His target user-base? People in the 15 to 25 age-group.

    • 19

      It’s actually not easy for me to say at all. I struggle with the same type of clients and comments that you describe in your comment above. When clients ask me for these things, I explain to them why they may not be in the best interest of the site or the user experience. I try to offer alternatives that will meet the clients needs without sacrificing the quality of the site or the user experience.

      Do I always succeed? Of course not! But the first step in being able to explain to your clients why every link doesn’t need to say ‘Click here to’ is to identify and accept those reasons yourself and apply those best practices to your other work.

      If you are able to logically explain the situation to a client and show them examples of where your alternative suggestion is working for someone else, you will find that all but the most stubborn, pig-headed clients will accept your expertise.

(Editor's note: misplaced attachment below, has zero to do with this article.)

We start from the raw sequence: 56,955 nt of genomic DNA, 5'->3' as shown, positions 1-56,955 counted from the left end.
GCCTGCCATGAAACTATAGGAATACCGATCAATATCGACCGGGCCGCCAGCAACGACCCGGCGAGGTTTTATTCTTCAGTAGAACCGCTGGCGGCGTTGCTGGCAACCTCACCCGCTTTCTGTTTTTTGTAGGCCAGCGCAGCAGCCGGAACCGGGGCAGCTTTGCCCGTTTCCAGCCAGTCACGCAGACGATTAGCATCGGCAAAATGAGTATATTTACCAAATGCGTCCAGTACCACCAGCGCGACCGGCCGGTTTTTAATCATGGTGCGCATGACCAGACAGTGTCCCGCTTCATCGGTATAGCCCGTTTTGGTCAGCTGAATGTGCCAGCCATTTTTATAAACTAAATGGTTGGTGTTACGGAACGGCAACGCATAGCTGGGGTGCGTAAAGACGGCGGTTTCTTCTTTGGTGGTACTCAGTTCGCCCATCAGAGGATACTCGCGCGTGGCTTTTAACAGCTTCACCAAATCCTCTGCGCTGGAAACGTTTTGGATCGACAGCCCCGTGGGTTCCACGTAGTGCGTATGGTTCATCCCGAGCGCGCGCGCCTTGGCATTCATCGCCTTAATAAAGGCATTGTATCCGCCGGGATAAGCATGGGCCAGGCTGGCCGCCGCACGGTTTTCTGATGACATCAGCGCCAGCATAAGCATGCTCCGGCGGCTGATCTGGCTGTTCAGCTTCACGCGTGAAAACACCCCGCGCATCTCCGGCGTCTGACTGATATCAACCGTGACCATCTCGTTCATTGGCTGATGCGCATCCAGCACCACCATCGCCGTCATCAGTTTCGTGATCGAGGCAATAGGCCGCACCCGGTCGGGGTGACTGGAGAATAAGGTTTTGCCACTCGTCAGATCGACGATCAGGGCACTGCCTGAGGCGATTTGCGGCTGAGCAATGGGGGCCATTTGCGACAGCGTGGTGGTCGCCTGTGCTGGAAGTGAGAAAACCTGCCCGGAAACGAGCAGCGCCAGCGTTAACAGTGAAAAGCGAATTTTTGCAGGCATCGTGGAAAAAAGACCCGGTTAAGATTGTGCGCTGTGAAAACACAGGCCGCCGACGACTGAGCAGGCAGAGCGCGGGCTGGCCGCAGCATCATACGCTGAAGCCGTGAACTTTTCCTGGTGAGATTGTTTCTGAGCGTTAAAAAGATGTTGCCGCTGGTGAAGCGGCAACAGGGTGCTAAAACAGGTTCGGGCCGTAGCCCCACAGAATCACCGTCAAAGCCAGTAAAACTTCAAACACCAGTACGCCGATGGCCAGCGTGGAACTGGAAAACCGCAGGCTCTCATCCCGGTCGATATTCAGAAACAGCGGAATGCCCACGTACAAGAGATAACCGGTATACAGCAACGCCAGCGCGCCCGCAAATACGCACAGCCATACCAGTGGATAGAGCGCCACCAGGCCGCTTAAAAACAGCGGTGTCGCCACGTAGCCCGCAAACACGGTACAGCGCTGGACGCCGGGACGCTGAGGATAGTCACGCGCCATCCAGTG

• 20

        Random Passer-by

        August 18, 2010 12:45 pm

        Ah yes… the stubborn, pig-headed one. Describes him perfectly, if you add daft to the mix.

        It took an entire day for us to convince him that trying a viral campaign was not the same as installing a virus on people’s computers. And after we thought he’d understood the concept, he pestered us for a week asking us when we’d be setting the virus loose.

        Oh, well… there was a recession on. Had to hold on to the job as long as possible.

      • 21

        He thought viral campaign meant sending a virus, ouch. I never heard that one before.

  8. 22